When workers are injured on the job in California, they have the right to seek workers' compensation benefits from their employers. However, when workers are injured because of the negligence of another individual or entity unrelated to their employers, injured workers may also have a case against those parties. These types of claims, which are separate from workers' compensation cases, are known as third-party claims.
Greenberg And Ruby Injury Attorneys have extensive knowledge and experience in handling work injury cases, particularly third-party claims. We will meticulously review your workplace accident case and help determine if you may also have a viable case against a negligent third party. This can help maximize your recovery.
Understanding Third-Party Liability
The workers' compensation system in California is a no-fault insurance system that was established to facilitate a relatively smooth process to help injured workers claim much-needed compensation for medical expenses and lost wages after suffering a workplace injury. However, in a majority of cases, the workers' compensation system prevents workers from suing their employers. At the same time, it is a no-fault system, which means that the injured worker doesn't have to show that the employer was negligent in order to receive these benefits.
In some situations, another person or entity - someone other than the worker's employer - may have liability in a work injury case.
Here are some of the most common situations in which our work injury lawyers have found third parties liable for workplace accidents and injuries:
Motor vehicle accidents: If you were driving and were on the job at the time of your car accident, you may be able to file a personal injury lawsuit against the at-fault driver in addition to filing a workers' compensation claim with your employer.
Construction accidents: In construction accident cases, a number of injuries result in third-party claims because there are usually a number of different work crews from different companies working on the project. Typically, there are contractors, sub-contractors and property owners who are involved in what happens on a construction site. So, if you are injured in a construction accident, you may be able to file a third-party claim against one or more parties, depending on the facts and circumstances of your particular case.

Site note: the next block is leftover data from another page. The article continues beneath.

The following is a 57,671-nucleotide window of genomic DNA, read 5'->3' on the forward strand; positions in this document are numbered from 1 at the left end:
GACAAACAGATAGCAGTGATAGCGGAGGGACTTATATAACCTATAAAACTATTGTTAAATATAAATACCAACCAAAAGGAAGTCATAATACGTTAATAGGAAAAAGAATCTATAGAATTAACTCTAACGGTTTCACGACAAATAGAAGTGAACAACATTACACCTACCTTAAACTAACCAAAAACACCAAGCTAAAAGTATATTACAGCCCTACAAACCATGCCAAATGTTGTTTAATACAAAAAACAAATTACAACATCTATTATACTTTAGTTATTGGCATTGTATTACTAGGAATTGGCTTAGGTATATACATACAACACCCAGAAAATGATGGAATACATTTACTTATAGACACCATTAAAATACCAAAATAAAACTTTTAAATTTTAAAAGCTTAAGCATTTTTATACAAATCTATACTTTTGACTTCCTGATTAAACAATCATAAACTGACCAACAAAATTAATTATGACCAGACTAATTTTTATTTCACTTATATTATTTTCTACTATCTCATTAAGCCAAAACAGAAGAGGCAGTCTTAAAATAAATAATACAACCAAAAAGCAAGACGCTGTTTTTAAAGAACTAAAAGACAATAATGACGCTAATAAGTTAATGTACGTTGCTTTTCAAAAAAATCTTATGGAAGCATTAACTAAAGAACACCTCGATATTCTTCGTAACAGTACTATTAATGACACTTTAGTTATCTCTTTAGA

Defective products: Some work-related mishaps occur because of a malfunctioning or defective tool or piece of equipment. Tools used in construction and other industries may cause limb amputations, electrocution or crushing injuries. In such cases, if the accident was caused by a product defect or defective part, workers may be able to file a product liability lawsuit against the manufacturer.
Liability of property owners: Workers may also suffer injuries when they are on someone else's property. For example, if you were legally on someone property and suffered a trip-and-fall accident because the property owner had failed to fix a broken stair, you may have a claim against the negligent property owner and/or manager.
Proving Negligence in a Third-Party Claim
A third-party claim is essentially a personal injury lawsuit, which is handled in civil court. In such cases, injured workers have the burden of proof. In other words, plaintiffs in work injury cases must present evidence that their injuries, damages and losses were caused by the defendant's negligence or wrongdoing. They must prove their case by a "preponderance of the evidence," which means that the evidence must show that it is more than 50% likely that the defendant's negligence caused the plaintiff's injuries and losses.
The elements of a third-party claim that a plaintiff must prove include:
Duty of care: Plaintiffs must be able to show that a "duty of care" existed between the plaintiff and the defendant. For example, drivers have a responsibility to operate their vehicle with care. Driving under the influence of alcohol or drugs and driving while distracted are examples of how motorists breach their duty of care to others on the road. Similarly, a product manufacturer owes a duty of care to their consumer or users of their products. A property owner has the responsibility to maintain safe conditions on his or her property due to premises liability laws.